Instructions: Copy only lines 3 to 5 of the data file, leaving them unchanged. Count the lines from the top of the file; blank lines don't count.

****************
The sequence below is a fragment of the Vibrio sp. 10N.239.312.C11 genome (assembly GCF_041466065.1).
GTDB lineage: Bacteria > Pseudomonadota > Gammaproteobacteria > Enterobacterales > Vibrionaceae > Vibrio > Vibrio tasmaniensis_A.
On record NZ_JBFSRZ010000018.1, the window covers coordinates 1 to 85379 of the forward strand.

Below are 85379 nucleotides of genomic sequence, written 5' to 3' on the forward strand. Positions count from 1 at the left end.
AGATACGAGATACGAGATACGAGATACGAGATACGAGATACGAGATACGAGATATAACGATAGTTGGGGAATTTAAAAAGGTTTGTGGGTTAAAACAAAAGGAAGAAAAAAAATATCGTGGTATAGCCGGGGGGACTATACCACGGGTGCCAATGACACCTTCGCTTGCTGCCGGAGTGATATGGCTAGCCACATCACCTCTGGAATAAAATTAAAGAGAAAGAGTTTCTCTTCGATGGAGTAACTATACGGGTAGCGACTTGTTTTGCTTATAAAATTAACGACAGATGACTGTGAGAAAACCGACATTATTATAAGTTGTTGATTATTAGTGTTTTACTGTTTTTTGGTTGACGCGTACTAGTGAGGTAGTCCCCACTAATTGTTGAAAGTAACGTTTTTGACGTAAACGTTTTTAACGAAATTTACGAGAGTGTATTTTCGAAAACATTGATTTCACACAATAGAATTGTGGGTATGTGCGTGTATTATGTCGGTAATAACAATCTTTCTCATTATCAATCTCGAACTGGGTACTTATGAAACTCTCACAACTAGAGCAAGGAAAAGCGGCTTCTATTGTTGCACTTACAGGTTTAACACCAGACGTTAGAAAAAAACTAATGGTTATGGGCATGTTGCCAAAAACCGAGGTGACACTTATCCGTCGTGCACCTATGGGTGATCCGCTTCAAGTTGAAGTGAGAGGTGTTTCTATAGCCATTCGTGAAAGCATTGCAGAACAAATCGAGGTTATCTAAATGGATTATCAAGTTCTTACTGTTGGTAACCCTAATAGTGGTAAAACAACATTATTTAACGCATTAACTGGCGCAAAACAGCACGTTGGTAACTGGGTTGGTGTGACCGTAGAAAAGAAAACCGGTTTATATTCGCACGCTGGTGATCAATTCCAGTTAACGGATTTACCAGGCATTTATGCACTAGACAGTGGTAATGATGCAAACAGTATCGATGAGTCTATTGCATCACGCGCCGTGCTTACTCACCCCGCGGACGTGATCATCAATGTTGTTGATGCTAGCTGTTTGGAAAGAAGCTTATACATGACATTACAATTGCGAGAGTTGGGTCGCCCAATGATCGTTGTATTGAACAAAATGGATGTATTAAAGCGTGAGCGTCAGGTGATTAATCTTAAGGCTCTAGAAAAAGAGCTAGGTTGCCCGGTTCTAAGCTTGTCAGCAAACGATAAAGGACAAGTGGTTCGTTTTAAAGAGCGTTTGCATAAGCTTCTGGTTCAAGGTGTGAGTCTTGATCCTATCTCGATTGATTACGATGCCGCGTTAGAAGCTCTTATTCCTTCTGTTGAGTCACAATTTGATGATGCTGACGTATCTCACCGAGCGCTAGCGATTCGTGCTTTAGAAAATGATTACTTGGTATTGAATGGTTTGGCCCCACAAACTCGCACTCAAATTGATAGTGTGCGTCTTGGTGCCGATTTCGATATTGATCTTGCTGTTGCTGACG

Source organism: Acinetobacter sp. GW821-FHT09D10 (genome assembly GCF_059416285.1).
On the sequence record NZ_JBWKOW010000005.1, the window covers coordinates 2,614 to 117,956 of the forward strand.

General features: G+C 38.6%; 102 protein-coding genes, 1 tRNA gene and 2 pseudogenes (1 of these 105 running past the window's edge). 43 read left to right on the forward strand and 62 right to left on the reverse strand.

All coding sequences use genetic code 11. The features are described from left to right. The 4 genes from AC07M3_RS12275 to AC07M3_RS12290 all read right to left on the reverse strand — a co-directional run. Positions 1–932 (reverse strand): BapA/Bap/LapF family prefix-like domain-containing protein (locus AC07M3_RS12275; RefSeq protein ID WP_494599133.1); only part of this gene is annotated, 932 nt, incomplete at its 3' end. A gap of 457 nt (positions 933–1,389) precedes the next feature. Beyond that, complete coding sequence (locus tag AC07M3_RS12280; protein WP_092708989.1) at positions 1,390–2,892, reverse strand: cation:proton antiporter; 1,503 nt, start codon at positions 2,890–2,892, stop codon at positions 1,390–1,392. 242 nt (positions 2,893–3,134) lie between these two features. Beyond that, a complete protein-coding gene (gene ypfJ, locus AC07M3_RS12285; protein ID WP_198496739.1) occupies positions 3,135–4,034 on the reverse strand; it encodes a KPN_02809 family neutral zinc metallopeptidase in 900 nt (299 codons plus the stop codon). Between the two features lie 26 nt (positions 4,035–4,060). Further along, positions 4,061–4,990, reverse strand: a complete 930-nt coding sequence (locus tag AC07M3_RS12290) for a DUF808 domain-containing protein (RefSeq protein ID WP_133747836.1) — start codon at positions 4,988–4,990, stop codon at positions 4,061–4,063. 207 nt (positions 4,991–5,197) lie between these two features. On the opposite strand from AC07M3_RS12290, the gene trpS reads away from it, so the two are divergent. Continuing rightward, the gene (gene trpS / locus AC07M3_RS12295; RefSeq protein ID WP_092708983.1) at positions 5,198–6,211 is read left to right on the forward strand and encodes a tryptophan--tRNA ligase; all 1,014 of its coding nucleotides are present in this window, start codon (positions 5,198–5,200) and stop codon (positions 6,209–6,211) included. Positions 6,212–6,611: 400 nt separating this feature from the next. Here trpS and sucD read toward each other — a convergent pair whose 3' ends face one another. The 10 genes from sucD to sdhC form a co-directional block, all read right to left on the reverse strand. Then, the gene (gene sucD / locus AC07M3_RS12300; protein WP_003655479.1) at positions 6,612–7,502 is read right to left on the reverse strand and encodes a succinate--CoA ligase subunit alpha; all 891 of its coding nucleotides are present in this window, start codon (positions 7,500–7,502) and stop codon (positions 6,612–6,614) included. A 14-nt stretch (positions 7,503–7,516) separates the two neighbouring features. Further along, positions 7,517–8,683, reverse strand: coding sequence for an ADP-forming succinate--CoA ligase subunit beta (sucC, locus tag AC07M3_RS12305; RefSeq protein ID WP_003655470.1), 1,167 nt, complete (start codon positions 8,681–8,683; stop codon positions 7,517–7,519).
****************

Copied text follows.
On record NZ_JBFSRZ010000018.1, the window covers coordinates 1 to 85379 of the forward strand.

Below are 85379 nucleotides of genomic sequence, written 5' to 3' on the forward strand. Positions count from 1 at the left end.
AGATACGAGATACGAGATACGAGATACGAGATACGAGATACGAGATACGAGATATAACGATAGTTGGGGAATTTAAAAAGGTTTGTGGGTTAAAACAAAAGGAAGAAAAAAAATATCGTGGTATAGCCGGGGGGACTATACCACGGGTGCCAATGACACCTTCGCTTGCTGCCGGAGTGATATGGCTAGCCACATCACCTCTGGAATAAAATTAAAGAGAAAGAGTTTCTCTTCGATGGAGTAACTATACGGGTAGCGACTTGTTTTGCTTATAAAATTAACGACAGATGACTGTGAGAAAACCGACATTATTATAAGTTGTTGATTATTAGTGTTTTACTGTTTTTTGGTTGACGCGTACTAGTGAGGTAGTCCCCACTAATTGTTGAAAGTAACGTTTTTGACGTAAACGTTTTTAACGAAATTTACGAGAGTGTATTTTCGAAAACATTGATTTCACACAATAGAATTGTGGGTATGTGCGTGTATTATGTCGGTAATAACAATCTTTCTCATTATCAATCTCGAACTGGGTACTTATGAAACTCTCACAACTAGAGCAAGGAAAAGCGGCTTCTATTGTTGCACTTACAGGTTTAACACCAGACGTTAGAAAAAAACTAATGGTTATGGGCATGTTGCCAAAAACCGAGGTGACACTTATCCGTCGTGCACCTATGGGTGATCCGCTTCAAGTTGAAGTGAGAGGTGTTTCTATAGCCATTCGTGAAAGCATTGCAGAACAAATCGAGGTTATCTAAATGGATTATCAAGTTCTTACTGTTGGTAACCCTAATAGTGGTAAAACAACATTATTTAACGCATTAACTGGCGCAAAACAGCACGTTGGTAACTGGGTTGGTGTGACCGTAGAAAAGAAAACCGGTTTATATTCGCACGCTGGTGATCAATTCCAGTTAACGGATTTACCAGGCATTTATGCACTAGACAGTGGTAATGATGCAAACAGTATCGATGAGTCTATTGCATCACGCGCCGTGCTTACTCACCCCGCGGACGTGATCATCAATGTTGTTGATGCTAGCTGTTTGGAAAGAAGCTTATACATGACATTACAATTGCGAGAGTTGGGTCGCCCAATGATCGTTGTATTGAACAAAATGGATGTATTAAAGCGTGAGCGTCAGGTGATTAATCTTAAGGCTCTAGAAAAAGAGCTAGGTTGCCCGGTTCTAAGCTTGTCAGCAAACGATAAAGGACAAGTGGTTCGTTTTAAAGAGCGTTTGCATAAGCTTCTGGTTCAAGGTGTGAGTCTTGATCCTATCTCGATTGATTACGATGCCGCGTTAGAAGCTCTTATTCCTTCTGTTGAGTCACAATTTGATGATGCTGACGTATCTCACCGAGCGCTAGCGATTCGTGCTTTAGAAAATGATTACTTGGTATTGAATGGTTTGGCCCCACAAACTCGCACTCAAATTGATAGTGTGCGTCTTGGTGCCGATTTCGATATTGATCTTGCTGTTGCTGACG